Me Before You

Posted by Joel Copling on June 2, 2016


There is barely a moment when "Me Before You" doesn't feel intentionally calculated to elicit tearfulness out of its viewers. Perhaps it is the fact that screenwriter Jojo Moyes is adapting her own novel (unread by me) and wants to capture just the right tone, in which case the film's problems are not altogether its own. Perhaps it is the fact that this is a story that has been played out before--that of two twentysomethings who Meet Cute at the wrong time for one of them--and to better effect by gentler handling. It's the type of film commonly attributed to Nicholas Sparks, just set across the pond from those slices of Americana, and suffers from many of the same issues inherit to the romantic soap opera. Worse, a melodramatic development that exists only for the purpose of causing melodrama also manages to cast a negative light on the character in whose romantic prospects we are supposed to believe.

That character would be Will Traynor (Sam Claflin), the guy of our heroine's dreams, whose life essentially ended in a freak motorcycle incident (It's a little irresponsible that the film plays this as a sort-of joke after he's given the advice not to ride his own motorcycle in the rain, making the accident a morbid irony rather than a tragedy). His girlfriend Alicia (Vanessa Kirby) has since run into the affectionate arms of his best friend Rupert (Ben Lloyd-Hughes), because if it isn't just one thing, it's a second. It's also a third, because while medical advances have been made to allow his current nurse Nathan (Stephen Peacocke) to stretch his atrophied muscles, there is no cure for a spinal injury. It's a sadly sedentary life for the man, so it's no wonder that he sets things up for a certain act to be performed after six months in the presence of his parents (Charles Dance and Janet McTeer).

Then he meets the girl for whom he is the dreamy man, our heroine Lou Clark (Emilia Clarke in a performance that can be kindly described as a robot's impression of an enthusiastic person), who is searching for work when she finds it with the Traynors, a wealthy, upper-class family. Lou has her own woes with which to deal, such as an adorable boyfriend named Patrick (Matthew Lewis) who seems maybe a little bit overbearing because he wants her to share his interest in (well, obsession with) fitness by going to a triathlon. Of course, he's treated as the guy from whom she must separate because (as the kids say) reasons, and Lou becomes attached to Will, for whom she does caregiving work while Nathan focuses on other clients. Yes, the decision that Will has made with regard to the trajectory of his life will remain in spite of her presence, and no, the film does not make a worthy argument for him to renege.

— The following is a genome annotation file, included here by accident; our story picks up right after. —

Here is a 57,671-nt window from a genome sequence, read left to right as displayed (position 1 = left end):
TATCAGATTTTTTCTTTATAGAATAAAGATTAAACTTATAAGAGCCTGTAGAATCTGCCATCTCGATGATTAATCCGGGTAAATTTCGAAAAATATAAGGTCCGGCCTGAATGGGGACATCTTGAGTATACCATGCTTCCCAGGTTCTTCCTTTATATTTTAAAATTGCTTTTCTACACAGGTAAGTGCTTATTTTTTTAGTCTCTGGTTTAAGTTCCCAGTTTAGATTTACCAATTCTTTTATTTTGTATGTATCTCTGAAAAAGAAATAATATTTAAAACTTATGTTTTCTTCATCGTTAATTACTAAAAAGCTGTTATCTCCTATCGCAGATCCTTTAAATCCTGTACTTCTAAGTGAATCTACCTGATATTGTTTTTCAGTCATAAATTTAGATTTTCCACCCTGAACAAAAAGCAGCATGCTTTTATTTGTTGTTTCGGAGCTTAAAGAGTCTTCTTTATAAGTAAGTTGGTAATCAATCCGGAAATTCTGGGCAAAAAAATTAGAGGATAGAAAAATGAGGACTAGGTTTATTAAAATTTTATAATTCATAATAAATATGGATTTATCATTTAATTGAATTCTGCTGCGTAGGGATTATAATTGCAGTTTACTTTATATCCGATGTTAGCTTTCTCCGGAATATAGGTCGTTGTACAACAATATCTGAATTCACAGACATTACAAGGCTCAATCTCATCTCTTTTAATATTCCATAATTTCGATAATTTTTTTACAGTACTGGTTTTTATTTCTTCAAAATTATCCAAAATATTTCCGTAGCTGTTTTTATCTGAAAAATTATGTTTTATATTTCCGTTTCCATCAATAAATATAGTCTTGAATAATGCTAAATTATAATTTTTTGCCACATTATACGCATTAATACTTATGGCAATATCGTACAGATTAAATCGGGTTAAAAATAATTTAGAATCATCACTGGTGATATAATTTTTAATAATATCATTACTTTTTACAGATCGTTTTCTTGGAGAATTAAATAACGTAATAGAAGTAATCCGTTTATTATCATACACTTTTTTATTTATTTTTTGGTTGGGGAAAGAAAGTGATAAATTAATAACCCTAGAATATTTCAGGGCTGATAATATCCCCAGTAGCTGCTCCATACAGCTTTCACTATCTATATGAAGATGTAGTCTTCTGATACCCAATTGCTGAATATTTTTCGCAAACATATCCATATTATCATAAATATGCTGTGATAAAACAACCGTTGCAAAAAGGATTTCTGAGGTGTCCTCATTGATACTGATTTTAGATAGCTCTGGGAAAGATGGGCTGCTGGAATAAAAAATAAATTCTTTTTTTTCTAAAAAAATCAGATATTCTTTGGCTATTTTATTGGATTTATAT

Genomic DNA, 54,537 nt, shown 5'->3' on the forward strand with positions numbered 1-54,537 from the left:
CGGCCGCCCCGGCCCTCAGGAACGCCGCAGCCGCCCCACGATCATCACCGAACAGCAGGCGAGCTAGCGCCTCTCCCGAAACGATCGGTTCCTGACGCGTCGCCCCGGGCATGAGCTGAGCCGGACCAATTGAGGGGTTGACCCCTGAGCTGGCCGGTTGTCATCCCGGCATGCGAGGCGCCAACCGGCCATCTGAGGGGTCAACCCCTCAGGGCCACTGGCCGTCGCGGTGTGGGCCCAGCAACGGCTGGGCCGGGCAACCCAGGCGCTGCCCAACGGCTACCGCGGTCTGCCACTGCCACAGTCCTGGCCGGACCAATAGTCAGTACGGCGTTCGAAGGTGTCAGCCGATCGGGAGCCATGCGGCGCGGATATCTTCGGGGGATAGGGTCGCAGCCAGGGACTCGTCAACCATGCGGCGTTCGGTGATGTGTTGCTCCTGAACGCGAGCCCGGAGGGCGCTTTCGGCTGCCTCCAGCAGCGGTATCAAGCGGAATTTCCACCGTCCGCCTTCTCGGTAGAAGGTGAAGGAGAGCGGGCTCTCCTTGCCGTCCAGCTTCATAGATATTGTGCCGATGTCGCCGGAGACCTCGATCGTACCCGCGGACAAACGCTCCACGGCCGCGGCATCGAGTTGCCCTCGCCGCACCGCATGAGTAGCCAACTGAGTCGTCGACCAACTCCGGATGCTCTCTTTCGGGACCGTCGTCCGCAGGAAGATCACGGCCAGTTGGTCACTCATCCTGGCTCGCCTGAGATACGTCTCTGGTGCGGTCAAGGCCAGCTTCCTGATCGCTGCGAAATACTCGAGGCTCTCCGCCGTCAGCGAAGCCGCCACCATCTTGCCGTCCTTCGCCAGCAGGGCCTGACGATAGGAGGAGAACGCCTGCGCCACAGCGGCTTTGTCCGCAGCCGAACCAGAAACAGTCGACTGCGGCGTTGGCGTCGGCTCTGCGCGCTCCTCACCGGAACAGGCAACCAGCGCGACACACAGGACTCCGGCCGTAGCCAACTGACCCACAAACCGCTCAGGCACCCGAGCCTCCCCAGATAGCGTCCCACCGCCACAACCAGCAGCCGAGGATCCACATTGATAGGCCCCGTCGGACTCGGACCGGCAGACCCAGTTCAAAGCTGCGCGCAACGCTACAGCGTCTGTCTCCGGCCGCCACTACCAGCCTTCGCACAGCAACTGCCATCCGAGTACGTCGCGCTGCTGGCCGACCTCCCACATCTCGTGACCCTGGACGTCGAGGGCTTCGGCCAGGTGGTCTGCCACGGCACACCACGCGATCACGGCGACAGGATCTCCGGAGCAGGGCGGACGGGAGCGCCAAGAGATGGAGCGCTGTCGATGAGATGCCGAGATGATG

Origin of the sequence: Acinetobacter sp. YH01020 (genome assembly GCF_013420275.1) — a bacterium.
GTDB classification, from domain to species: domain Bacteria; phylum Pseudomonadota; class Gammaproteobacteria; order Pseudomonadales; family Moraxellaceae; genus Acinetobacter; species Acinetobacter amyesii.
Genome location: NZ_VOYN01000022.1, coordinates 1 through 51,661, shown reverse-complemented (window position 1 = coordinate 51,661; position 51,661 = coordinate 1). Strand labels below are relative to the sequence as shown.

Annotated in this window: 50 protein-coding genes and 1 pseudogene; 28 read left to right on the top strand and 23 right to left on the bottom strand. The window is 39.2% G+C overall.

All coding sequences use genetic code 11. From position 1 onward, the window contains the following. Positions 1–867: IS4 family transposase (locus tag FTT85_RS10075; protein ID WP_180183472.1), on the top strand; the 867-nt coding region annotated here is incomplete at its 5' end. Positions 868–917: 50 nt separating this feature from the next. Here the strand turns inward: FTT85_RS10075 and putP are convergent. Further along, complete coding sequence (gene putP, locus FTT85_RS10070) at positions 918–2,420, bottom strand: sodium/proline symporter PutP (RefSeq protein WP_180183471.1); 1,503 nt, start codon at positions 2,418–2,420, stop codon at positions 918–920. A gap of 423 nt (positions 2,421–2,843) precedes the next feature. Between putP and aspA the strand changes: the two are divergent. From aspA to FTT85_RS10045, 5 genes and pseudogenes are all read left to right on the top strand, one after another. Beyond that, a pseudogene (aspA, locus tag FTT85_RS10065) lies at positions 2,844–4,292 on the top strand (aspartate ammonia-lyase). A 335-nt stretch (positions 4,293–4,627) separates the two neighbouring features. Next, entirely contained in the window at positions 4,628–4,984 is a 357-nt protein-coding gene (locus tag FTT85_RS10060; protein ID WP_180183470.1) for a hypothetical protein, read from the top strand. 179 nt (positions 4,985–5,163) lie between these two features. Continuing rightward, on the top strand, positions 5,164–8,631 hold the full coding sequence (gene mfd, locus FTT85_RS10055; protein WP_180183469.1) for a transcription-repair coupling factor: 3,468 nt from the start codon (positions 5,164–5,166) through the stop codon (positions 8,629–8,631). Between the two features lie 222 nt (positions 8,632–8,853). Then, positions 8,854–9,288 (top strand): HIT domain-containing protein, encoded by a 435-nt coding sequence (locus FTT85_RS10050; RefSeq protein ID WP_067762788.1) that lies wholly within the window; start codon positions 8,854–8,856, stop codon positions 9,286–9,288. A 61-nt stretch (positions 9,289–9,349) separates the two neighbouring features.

Eventually, they must fall in love, and they do: Will is, at first, a cynical, pompous jerkwad whose resolve Lou eventually manages to chip away with the help of her own sister Katrina (Vanessa Kirby) and Will's mother. Eventually, they must let their current or former loves go, and they do: It provides Lou with a beyond-awkward break-up scene and Will with a lovely reconciliation at a wedding that is the only scene that works in the film and showcases one of the two inevitable Ed Sheeran songs on the pop-laden soundtrack. Eventually, the central conflict must raise its head, and it does: Truths are revealed, aspersions are cast, and it's all in time for the flowery finale in which another reconciliation occurs. None of what Moyes and director Thea Sharrock are going for here feels truthful. "Me Before You" enters the realm of the dishonest before it can make a case for inspiring tears.

Film Information


Emilia Clarke (Lou Clark), Sam Claflin (Will Traynor), Janet McTeer (Camilla Traynor), Stephen Peacocke (Nathan), Charles Dance (Stephen Traynor), Jenna Coleman (Katrina "Treena" Clark), Matthew Lewis (Patrick), Vanessa Kirby (Alicia), Ben Lloyd-Hughes (Rupert).

Directed by Thea Sharrock and written by Jojo Moyes, based on the novel by Moyes.

Rated PG-13 (thematic elements, suggestive material).

110 minutes.

Released on June 3, 2016.